by Dov Seidman
“Make America Great Again!” Donald Trump’s campaign slogan has clearly hit a public nerve.
But what, exactly, is “greatness”? This is a question very much worth asking. After all, if we’re going to aspire to greatness together, we should have a common understanding of what we’re talking about.
Often, greatness is defined by how much. How much money did I make, how much is our market share, how much is our stock worth, what’s the country’s GDP?
The easiest and most efficient method of measuring greatness is size, whether it’s revenue or gross domestic product. If you want to see a simple scoreboard of greatness, size gives you that. But there are significant problems in equating greatness with enormity. Among the many recent economic consequences of “bigger is better” thinking in business was a very bad outcome: the creation of massive financial institutions deemed “too big to fail.” And think of Enron, which, before it went bankrupt, was one of the largest and most profitable companies in the United States. Enron’s obsession with profits led senior management to focus obsessively on deceptive accounting tricks rather than managing its core businesses. In the end, the magnitude of the real losses was too large to conceal. Billions of dollars in shareholder value was destroyed and tens of thousands of people lost their jobs.
An alternative to the how much definition of greatness is how. How do we conduct ourselves in life and business? (Do we act fairly? Do we treat our colleagues, customers, and community with respect?) How do we sustain success so it lasts for decades, not just fiscal quarters? How can we all work together to build something greater than ourselves?
It’s in how that we should find our inspiration for greatness. And this is not idealistic: the individuals, organizations, and even countries that end up consistently winning over the long term are those in the grip of how, a far bigger idea than how much.
What’s the United States’s definition of a great how? In a sharply polarized country, maybe this, too, is up for (heated) debate. But it’s something I think about every time I pull out my wallet and see the motto on the Great Seal of the United States, that little phrase on every dollar bill: e pluribus unum. Out of many, one.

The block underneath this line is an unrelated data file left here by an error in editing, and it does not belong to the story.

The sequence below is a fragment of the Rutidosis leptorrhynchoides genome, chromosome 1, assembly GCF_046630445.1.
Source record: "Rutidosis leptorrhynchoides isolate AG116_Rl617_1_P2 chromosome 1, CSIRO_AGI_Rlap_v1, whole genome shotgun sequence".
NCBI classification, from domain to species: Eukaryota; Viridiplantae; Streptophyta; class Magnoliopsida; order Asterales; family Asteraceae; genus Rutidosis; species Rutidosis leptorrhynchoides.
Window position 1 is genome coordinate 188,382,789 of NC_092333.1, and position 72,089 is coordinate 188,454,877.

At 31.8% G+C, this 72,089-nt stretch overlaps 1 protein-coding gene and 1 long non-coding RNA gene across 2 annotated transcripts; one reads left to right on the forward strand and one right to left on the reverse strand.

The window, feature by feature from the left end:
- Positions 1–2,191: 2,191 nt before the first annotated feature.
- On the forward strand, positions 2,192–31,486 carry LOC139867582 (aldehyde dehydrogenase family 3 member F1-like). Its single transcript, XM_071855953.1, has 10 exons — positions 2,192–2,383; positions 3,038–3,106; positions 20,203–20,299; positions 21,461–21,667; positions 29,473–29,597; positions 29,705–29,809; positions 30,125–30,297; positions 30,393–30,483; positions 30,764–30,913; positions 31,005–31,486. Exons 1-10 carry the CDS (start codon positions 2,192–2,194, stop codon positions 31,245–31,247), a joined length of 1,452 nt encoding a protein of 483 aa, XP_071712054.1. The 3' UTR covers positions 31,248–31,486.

The 13 states forming a union despite their competing agendas — that was a daring reach for greatness. The U.S.’s founders aimed to bring together a diverse population of people to make “a more perfect union,” in the famous phrase of the Constitution’s preamble. More than 200 years later, we’re still in the grip of their project. Or, at least, we should be. Much more than GDP or employment statistics or the S&P 500 Stock Index, it’s the journey toward e pluribus unum that makes the U.S. great.
And yet in both politics and business, the language of cutthroat competition can take over. So much can seem like a zero-sum game. But if one Latin phrase can stir you, try another: competere, the Latin root word for “compete.” It means to strive or, broken into its component parts, to seek together.
Greatness requires persistence and resilience, but not as solitary actors. It requires us to keep pushing toward progress as one, improving the how to sustainably increase the how much — despite plenty of evidence that we’re still far from perfect.
Originally published on HBR.